What’s In A Snickerdoodle?

When I ask myself, “what’s in that cookie”? My mind replies with the tangible components, that we would physically put into the mixing bowl, when preparing the cookie in question.

Flour, sugar, butter, salt, cinnamon and all those other precious things, commonly quantified by their calories, which our bodies will use for fuel and structure. Made of proteins, carbohydrates, and lipids, on a molecular level, we will burn them and/or rearrange them into the building blocks of our cells.

This morning I got to visit my grandma-in-law for a morning cup of coffee. We stayed over an hour and that seemed still too short a time. Princess Katarina snuggled into her great grandmothers lap and contentedly fell asleep within minutes of arriving.


Thinking again of the cookie, grandma told me those cookies were the recipe from her mother Babetksi, who made cookies that way when she lived in Poland around the start of the 20th century.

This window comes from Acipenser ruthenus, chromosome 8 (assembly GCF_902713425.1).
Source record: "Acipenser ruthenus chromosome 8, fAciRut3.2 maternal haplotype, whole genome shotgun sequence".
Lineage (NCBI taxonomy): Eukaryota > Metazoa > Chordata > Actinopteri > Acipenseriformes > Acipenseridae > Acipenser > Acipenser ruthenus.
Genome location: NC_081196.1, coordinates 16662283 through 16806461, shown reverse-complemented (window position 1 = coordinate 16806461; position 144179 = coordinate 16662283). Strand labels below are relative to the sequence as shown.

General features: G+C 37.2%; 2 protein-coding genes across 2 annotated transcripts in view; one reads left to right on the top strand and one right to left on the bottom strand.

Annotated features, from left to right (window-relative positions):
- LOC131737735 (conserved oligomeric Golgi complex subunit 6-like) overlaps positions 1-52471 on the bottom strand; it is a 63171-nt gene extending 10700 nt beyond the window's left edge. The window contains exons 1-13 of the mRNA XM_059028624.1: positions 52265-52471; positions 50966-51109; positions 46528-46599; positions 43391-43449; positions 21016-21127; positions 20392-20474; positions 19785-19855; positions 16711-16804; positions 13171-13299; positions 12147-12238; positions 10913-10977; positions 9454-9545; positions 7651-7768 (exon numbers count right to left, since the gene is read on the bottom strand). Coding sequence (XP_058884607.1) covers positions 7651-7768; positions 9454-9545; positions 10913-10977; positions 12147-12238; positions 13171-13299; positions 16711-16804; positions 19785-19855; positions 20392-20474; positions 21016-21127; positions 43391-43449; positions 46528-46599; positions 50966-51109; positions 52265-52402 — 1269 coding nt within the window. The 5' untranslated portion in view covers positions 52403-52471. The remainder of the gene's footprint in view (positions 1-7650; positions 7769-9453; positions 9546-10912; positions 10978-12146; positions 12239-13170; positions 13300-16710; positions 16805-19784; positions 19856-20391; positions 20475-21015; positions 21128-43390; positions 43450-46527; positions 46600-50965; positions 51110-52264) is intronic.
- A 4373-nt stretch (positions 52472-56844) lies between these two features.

She left the old world shortly after World War I and was fortunate enough to catch a ride on a steamer to North America. This refugee lady left much of her family and set out for a better life. It’s lost to history when, or from whom, Ms. Babetksi learned to make these cookies, but over a hundred years later her grand-daughter Julie carries on the tradition.

I never thought a cookie contained so much history, so many meta properties, until today.

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